The Rumor Of SOX ROI

Sarbanes-Oxley-compliant organizations are starting to back up vendor claims that compliance management practices are producing benefits beyond compliance.

Mitch Irsfeld, Contributor

January 11, 2005

2 Min Read

A lot of the common wisdom being offered by analysts, vendors, and even some users is that the new technology deployed and the new processes and policies put in practice to comply with regulations like Sarbanes-Oxley will ultimately yield other benefits and a return on investment for the organization.

Is this really the case? According to our last quick poll, it's starting to look like there may be something to the rumor of positive returns on SOX related spending. But it still might be too early to tell.

For now, the yeas outweigh the nays. Twenty-six percent of the 105 respondents said that, all things considered, the internal controls mandated by SOX delivered a positive return on investment. Seventeen percent of the respondents indicated no measurable benefit (aside from compliance) from their SOX investments.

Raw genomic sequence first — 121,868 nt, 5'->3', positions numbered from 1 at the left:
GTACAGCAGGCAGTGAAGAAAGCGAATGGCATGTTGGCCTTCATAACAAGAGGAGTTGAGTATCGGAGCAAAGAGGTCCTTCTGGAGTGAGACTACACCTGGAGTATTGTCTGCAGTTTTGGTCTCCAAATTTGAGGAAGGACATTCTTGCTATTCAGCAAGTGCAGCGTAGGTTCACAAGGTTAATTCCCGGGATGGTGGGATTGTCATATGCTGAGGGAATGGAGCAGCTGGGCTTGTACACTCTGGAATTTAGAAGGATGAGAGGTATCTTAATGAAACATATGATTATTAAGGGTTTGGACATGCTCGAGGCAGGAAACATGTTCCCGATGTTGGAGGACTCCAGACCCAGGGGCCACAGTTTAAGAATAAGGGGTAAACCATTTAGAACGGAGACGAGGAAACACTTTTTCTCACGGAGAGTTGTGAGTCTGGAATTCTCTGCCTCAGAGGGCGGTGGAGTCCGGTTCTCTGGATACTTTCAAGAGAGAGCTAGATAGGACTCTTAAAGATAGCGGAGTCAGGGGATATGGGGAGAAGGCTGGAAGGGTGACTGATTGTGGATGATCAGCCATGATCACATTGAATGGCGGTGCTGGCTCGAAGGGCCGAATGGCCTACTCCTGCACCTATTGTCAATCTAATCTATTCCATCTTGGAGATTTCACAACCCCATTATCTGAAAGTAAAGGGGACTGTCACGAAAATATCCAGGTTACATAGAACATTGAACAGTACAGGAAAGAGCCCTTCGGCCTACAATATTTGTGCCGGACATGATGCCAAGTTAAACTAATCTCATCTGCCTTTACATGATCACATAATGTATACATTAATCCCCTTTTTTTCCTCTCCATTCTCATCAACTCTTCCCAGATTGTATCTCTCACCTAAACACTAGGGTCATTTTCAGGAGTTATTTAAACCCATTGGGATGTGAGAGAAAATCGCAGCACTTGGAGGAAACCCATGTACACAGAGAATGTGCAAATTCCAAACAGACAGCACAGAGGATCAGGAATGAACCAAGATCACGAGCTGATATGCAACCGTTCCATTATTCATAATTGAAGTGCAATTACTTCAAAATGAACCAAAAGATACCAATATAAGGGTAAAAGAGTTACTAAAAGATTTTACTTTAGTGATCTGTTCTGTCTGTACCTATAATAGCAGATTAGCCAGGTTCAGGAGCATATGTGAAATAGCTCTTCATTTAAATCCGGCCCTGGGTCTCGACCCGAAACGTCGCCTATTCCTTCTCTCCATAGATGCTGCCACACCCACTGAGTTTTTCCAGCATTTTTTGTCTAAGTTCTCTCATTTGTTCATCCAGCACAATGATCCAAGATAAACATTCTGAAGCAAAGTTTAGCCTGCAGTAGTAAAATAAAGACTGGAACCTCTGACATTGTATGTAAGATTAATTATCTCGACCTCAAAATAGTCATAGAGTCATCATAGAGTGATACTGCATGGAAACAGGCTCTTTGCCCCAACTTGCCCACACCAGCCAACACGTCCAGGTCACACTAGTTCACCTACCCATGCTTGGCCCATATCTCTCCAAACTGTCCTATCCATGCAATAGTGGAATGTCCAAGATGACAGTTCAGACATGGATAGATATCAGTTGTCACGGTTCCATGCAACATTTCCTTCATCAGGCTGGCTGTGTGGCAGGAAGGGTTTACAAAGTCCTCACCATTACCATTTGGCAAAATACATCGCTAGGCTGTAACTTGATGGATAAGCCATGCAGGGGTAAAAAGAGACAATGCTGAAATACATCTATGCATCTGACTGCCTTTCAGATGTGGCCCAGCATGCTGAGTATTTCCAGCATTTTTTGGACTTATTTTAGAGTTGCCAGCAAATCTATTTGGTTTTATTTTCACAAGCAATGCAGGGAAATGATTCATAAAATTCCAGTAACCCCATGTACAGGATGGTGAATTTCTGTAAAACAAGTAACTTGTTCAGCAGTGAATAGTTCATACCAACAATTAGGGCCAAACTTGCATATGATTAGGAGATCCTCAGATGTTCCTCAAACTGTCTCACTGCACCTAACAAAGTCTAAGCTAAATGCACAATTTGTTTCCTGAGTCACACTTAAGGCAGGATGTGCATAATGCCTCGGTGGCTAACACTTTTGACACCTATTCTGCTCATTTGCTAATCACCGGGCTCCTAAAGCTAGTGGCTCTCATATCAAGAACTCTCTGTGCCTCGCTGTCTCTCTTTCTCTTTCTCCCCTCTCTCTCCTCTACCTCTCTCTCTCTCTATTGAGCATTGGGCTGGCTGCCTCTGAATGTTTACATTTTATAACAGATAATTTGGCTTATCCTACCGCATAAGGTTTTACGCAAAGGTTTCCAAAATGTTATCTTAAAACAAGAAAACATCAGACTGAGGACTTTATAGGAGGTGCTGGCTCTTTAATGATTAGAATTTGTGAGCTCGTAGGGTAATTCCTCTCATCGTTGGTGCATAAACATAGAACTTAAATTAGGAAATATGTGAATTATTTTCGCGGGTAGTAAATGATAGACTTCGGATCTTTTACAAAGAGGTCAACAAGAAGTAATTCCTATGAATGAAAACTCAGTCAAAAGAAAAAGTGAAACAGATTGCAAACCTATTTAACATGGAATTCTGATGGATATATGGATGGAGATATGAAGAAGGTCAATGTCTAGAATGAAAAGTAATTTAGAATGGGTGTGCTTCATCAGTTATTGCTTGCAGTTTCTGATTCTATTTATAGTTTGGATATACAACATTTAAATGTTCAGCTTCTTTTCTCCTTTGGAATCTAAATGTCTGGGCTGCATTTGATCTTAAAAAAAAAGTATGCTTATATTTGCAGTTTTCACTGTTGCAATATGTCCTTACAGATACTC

Another 10 percent said SOX spending was a breakeven effort and called it a wash. But the plurality of respondents (49 percent) said it is still too early to tell whether their SOX investments will yield a return.

There could be many reasons for this. First of all, many companies are not done spending. Compliance is a new process for most enterprises and getting it to work efficiently is also a process. Second, many companies are still going through their audits and don't have their heads up high enough to see the big picture.

But as Ventana Research's Robert D. Kugel pointed out in his Intelligent Enterprise article The Silver Lining In SOX, improving data quality and consistency and speeding up reporting processes have a slew of benefits that extend beyond compliance. According to Kugel, the more formal control environment of SOX gives companies an opportunity to make their IT systems more useful, enhancing the effectiveness of the finance organization and the entire company.

And the financial transparency that results from compliance enables managers to make more timely decisions and plan more effectively. In turn, this enhances stock performance, management credibility and company reputation.

The most formidable hindrance to realizing the benefit of SOX-related changes may be the corporate willingness to just go for it and adapt the financial systems rather than doing just enough to comply with the regulation.

We'll take a similar poll in about six months and see which direction the too-early-to-tell group has shifted. Until then, automation seems to be the key.

Mitch Irsfeld is Editor of Compliance Pipeline, a sister site to Business Intelligence Pipeline.

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